Lake Shore Campus
After 36 years at St. Ignatius College on Roosevelt Road, Henry Dumbach, SJ, decided that it was time for the school to expand. In 1906 he purchased 19.5 acres of land for $161,000, forming the core of the Lake Shore Campus. The first buildings on the new campus were constructed during the tenure of Alexander J. Burrowes, SJ, - the home of the new Loyola Academy, Dumbach Hall, in 1908, and the first college building, Cudahy Science Hall, in 1912. Presidents after Burrowes continued to add buildings to the north side campus - William H. Agnew, SJ, constrcuted the Alumni Gymnasium (1923-2011) and the Administration Building/Jesuit Residence (1922-2008). Cudahy Library was built in 1930 and Madonna della Strada Chapel was begun in 1938, both during the administration of Samuel K. Wilson, SJ.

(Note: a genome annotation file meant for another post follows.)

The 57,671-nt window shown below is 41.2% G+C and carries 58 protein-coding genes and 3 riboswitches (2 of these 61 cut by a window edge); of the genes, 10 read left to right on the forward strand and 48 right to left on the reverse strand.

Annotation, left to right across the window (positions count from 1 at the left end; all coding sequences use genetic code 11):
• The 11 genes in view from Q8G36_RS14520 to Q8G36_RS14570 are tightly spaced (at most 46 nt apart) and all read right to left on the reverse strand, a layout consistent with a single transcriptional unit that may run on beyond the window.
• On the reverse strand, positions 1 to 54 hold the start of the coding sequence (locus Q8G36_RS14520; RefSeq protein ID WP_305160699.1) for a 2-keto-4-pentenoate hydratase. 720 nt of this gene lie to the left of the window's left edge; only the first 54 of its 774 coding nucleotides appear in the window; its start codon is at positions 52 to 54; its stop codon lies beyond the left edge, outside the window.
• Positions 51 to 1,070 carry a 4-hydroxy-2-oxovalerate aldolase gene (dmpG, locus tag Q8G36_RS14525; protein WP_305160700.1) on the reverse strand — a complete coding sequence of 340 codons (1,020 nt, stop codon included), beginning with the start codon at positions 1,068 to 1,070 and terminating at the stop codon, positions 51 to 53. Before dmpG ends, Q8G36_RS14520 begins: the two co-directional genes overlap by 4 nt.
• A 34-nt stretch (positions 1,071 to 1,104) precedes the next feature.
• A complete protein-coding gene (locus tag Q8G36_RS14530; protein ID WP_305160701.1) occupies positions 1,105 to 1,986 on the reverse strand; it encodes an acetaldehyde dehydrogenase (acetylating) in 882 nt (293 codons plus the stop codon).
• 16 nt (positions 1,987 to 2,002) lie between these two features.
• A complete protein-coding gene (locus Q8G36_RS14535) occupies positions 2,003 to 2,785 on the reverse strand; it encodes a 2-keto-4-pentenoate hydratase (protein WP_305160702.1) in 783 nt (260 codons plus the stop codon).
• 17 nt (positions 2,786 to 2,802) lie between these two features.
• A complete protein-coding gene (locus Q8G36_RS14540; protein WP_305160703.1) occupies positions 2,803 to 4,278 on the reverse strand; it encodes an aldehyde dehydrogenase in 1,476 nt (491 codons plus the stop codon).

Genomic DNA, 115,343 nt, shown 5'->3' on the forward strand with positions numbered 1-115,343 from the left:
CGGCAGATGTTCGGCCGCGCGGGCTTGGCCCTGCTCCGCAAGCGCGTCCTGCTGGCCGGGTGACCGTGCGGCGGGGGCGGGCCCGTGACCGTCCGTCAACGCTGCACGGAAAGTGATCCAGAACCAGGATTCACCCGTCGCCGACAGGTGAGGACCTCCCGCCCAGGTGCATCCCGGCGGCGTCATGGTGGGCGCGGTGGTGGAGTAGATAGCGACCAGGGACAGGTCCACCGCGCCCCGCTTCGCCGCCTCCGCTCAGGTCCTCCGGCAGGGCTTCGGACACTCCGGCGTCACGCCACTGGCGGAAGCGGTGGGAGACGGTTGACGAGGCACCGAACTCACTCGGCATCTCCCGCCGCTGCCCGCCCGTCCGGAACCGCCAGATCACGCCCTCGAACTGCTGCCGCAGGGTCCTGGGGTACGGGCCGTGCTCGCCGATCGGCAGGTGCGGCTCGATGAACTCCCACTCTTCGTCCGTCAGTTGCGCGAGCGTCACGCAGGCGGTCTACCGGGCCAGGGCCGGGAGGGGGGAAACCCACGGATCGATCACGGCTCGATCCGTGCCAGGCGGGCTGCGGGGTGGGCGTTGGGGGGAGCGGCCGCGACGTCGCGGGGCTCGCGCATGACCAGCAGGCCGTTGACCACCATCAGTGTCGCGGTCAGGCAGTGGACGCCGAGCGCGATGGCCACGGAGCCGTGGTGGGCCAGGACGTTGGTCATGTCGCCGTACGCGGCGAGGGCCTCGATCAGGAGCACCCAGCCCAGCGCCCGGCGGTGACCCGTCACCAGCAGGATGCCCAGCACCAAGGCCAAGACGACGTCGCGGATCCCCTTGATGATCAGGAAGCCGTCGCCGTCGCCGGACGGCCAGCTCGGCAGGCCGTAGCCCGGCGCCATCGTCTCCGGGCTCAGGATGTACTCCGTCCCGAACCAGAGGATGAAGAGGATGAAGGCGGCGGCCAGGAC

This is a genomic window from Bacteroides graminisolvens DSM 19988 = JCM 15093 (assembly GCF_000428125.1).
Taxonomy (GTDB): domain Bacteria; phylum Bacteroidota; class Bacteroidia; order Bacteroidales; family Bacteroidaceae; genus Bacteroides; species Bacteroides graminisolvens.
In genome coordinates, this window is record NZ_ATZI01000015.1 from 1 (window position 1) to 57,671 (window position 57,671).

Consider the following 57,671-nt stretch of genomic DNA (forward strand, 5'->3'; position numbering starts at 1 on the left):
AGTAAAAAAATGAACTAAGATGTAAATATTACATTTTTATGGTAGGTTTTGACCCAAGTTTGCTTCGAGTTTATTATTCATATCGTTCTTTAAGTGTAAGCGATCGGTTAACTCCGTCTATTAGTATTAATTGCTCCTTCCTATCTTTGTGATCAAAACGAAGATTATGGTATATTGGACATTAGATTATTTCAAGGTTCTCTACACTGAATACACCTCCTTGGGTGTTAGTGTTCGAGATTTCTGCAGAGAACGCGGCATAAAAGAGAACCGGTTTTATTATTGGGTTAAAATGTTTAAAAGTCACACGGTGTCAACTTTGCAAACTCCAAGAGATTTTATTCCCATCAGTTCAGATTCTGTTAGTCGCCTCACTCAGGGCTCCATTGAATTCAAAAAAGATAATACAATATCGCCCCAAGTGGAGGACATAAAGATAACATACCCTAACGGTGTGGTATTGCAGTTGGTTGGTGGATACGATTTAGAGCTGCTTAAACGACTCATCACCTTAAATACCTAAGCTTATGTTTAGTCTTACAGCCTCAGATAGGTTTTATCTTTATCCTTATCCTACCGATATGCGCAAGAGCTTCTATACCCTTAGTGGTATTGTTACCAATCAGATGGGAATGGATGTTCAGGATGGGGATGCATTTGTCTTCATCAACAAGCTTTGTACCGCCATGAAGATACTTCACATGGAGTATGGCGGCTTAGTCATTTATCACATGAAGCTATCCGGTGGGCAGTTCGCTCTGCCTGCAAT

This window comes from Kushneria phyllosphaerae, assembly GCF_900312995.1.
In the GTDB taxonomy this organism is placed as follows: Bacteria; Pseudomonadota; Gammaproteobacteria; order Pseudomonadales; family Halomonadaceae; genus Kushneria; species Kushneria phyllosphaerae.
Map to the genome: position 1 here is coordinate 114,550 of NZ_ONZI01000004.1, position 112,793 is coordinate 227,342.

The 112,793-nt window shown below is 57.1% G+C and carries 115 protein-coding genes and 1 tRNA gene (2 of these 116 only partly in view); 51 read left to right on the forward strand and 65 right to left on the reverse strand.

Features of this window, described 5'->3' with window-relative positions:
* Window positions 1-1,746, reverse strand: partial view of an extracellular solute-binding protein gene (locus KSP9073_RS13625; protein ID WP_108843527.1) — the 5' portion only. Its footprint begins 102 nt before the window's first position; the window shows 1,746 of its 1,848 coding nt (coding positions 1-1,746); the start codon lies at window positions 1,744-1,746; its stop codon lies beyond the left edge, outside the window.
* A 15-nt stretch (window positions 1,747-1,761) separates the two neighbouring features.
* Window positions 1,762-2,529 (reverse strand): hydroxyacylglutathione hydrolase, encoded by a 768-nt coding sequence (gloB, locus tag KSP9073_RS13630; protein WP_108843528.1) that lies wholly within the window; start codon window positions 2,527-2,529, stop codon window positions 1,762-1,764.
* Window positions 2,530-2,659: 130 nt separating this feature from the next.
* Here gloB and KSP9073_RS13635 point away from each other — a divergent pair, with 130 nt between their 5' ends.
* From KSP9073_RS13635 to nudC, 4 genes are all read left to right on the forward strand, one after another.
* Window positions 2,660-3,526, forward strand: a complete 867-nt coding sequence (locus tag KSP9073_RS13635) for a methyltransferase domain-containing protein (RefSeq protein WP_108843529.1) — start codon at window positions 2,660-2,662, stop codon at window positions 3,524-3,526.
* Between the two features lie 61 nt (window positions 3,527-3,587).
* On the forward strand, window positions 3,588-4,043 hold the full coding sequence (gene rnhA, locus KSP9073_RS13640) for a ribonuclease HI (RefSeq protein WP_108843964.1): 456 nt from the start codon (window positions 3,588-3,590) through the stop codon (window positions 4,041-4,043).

The administration of James F. Maguire, SJ, kicked off construction for Loyola's centennial in 1970 with Damen Hall (1966-2010) and the James J. Mertz, SJ, complex (1968). However it was the administration of Raymond C. Baumhart, SJ, that saw the most construction on campus during the 20th century. During Fr. Baumhart's tenure Flanner Hall was built in 1976, the Halas Recreation Center opened in 1982, Crown Center opened in 1984, and the Gentile Center opened in 1996.
The first 20 years of the 21st century has seen another construction boom on the Lake Shore Campus. The Quinlan Life Sciences Education and Research center opened in 2003; the Information Commons in 2008; the Norville Center for Athletics in 2011; Cuneo Hall in 2012; the Damen Student Center and School of Environmental Studies in 2013; and the Alfie NOrville Practice Facilities in 2018. The number of dormitories has also expanded, particularly south of Devon, also known as 'South Campus'.
More information on Loyola's Lake Shore Campus can be found in Loyola University Chicago by Kathryn A. Young and Ashley Howdeshell (The Campus History Series, Arcadia Publishing, 2020) at https://www.arcadiapublishing.com/Products/9781467105590 .